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FedEx pilot from Alaska jailed in Singapore for breaking COVID-19 order

In this May 13, 2020, photo, Brian Dugan Yeargan, wearing a face mask and sunglasses, walks outside the Singapore State Court in Singapore. The 44-year-old American pilot has been jailed for four weeks for breaching a quarantine order in Singapore. Local media reported that Brian Dugan Yeargan was sentenced by a court Wednesday, May 13 for leaving his hotel room for three hours to buy masks and a thermometer. (The Strait Times via AP)

A FedEx pilot from Eagle River is serving a four-week sentence in a Singapore jail for breaching a COVID-19 order to spend two weeks in his hotel room upon arrival.

The case of the American pilot jailed for violating foreign coronavirus protocols generated a brief sensation in Southeast Asian news outlets when the case broke.

Brian Yeargan, 44, arrived in Singapore from Australia in early April, according to immigration authorities. He went to jail this week, family members in Alaska said.

The last time Yeargan’s parents, Jim and Pam, talked with their son was Mother’s Day. They’d chatted a few times before that while he was holed up in his room.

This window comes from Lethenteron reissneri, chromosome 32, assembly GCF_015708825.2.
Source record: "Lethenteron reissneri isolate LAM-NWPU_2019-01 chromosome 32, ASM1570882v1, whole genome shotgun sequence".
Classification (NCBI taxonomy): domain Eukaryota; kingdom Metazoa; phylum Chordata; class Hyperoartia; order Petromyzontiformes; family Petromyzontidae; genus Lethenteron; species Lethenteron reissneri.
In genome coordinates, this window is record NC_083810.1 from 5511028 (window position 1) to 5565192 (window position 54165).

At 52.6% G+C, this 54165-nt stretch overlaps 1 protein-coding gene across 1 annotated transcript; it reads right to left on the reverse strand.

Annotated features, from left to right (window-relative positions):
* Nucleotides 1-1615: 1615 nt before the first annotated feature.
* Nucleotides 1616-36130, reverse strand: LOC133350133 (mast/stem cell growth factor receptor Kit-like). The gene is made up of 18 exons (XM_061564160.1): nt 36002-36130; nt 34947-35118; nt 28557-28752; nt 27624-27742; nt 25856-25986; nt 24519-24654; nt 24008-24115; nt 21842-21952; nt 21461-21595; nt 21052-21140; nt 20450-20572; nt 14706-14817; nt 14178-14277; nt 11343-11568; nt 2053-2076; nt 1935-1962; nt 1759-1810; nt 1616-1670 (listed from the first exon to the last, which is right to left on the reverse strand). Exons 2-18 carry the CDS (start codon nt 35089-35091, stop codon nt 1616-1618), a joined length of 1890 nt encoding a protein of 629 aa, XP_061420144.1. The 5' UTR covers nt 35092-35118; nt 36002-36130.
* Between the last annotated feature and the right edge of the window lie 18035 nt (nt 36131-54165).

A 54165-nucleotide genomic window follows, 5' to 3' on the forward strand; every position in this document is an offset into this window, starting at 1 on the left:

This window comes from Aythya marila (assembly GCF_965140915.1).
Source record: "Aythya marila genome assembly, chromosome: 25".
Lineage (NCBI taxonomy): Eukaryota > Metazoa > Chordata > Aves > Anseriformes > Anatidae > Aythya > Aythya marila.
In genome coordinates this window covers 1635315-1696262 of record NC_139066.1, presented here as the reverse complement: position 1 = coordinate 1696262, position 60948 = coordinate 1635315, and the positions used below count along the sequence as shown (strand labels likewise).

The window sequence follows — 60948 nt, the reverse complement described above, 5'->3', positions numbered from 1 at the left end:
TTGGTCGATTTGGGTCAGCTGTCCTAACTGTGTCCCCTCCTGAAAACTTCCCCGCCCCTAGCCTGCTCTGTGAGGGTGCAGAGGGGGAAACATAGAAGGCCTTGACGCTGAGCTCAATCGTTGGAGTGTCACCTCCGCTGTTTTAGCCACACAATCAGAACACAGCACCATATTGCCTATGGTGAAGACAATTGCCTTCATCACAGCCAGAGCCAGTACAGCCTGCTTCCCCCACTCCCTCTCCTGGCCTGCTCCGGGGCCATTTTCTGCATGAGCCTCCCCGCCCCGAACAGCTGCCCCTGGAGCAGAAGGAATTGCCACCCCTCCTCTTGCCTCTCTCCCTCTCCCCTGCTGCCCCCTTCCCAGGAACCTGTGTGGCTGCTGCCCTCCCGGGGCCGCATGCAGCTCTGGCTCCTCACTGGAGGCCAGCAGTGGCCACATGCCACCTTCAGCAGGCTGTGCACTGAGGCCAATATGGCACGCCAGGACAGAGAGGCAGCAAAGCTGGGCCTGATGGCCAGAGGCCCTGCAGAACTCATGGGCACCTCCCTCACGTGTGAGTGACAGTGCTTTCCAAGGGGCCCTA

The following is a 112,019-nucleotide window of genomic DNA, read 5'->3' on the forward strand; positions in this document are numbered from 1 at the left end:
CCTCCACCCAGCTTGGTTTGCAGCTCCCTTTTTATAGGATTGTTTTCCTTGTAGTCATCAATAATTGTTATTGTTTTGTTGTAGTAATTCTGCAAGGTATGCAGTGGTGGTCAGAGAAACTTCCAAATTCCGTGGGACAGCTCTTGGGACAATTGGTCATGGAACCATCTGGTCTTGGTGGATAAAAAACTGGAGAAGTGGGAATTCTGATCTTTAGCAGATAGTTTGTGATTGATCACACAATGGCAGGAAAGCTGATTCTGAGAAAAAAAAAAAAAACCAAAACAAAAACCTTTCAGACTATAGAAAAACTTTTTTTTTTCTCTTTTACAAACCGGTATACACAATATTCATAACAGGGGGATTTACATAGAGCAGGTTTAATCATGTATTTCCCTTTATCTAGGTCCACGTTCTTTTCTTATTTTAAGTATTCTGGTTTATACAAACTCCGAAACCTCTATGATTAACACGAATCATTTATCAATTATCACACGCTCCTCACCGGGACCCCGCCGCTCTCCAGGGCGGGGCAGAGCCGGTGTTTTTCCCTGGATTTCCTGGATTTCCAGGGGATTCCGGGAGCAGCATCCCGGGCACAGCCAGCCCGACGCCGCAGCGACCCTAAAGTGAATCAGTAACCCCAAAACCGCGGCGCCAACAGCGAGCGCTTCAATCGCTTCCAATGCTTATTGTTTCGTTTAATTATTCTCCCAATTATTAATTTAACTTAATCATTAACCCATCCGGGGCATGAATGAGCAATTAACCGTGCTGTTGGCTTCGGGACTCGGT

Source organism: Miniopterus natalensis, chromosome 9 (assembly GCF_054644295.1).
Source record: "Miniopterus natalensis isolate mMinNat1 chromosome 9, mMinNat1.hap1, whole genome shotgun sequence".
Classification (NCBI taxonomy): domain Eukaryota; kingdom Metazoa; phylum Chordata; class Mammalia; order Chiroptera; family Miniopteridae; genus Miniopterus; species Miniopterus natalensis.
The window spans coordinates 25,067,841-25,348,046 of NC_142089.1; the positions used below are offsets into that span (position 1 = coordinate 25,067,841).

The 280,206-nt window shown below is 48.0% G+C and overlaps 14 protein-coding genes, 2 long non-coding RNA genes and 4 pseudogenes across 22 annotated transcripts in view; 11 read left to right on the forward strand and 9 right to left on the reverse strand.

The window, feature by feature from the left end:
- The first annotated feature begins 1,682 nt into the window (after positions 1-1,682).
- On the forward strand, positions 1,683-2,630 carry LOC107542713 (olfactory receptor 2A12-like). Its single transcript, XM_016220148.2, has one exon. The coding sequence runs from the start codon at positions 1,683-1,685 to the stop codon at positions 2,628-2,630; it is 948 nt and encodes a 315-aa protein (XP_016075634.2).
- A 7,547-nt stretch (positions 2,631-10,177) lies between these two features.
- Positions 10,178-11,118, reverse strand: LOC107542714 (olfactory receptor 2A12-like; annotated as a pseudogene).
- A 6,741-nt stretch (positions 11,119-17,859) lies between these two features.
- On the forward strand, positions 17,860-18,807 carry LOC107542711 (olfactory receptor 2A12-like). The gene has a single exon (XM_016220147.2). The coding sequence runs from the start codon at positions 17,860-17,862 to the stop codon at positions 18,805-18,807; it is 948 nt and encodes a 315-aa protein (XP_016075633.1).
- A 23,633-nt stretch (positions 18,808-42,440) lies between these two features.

“He’s always sounded pretty good,” Jim Yeargan said Thursday, adding that his son was trained as a U.S. Army Ranger. “That tends to make you tough. He’s taking care of himself.”

But, Jim Yeargan continued, his son was also concerned about his family back home — he lives in Eagle River with his wife and two sons — and had already spent a month alone. He never experienced any COVID-19 symptoms.

Relatives haven’t spoken with him since his incarceration started.

FILE - In this March 14, 2020, photo, a couple wearing face masks walk past the Merlion statue in Singapore. A second wave of coronavirus infections in tightly packed foreign workers' dormitories has caught Singapore off guard, and exposed the danger of overlooking marginal groups in a health crisis. Infections in Singapore, an affluent Southeast Asian city-state of fewer than 6 million people, have jumped more than a hundredfold in two months — from 226 in mid-March to over 23,000, the most in Asia after China and India. (AP Photo/Ee Ming Toh, File)
Brian Dugan Yeargan has been featured in many news stories about his incarceration in Singapore for breaching a COVID-19 order. (Screenshot)

The case began just after the Alaska pilot landed April 3 in the prosperous city-state between Malaysia and Sumatra — the very day Singapore announced strict “circuit breaker” measures to curb rising COVID-19 infections. More than 7,000 breaches were reported that day alone. Cases surged about two weeks later, and then declined.

Singapore was reporting just over 1,000 hospitalized COVID-19 patients and 21 deaths as of this week. Another 19,000 were deemed clinically well but staying in isolation facilities because they still tested positive for the virus.

Brian Yeargan was in Singapore on a short-term visit pass and was issued a stay-home notice that meant he couldn’t leave his room until April 17, authorities say. It wasn’t clear how long he was expecting to stay. FexEx declined to discuss his itinerary.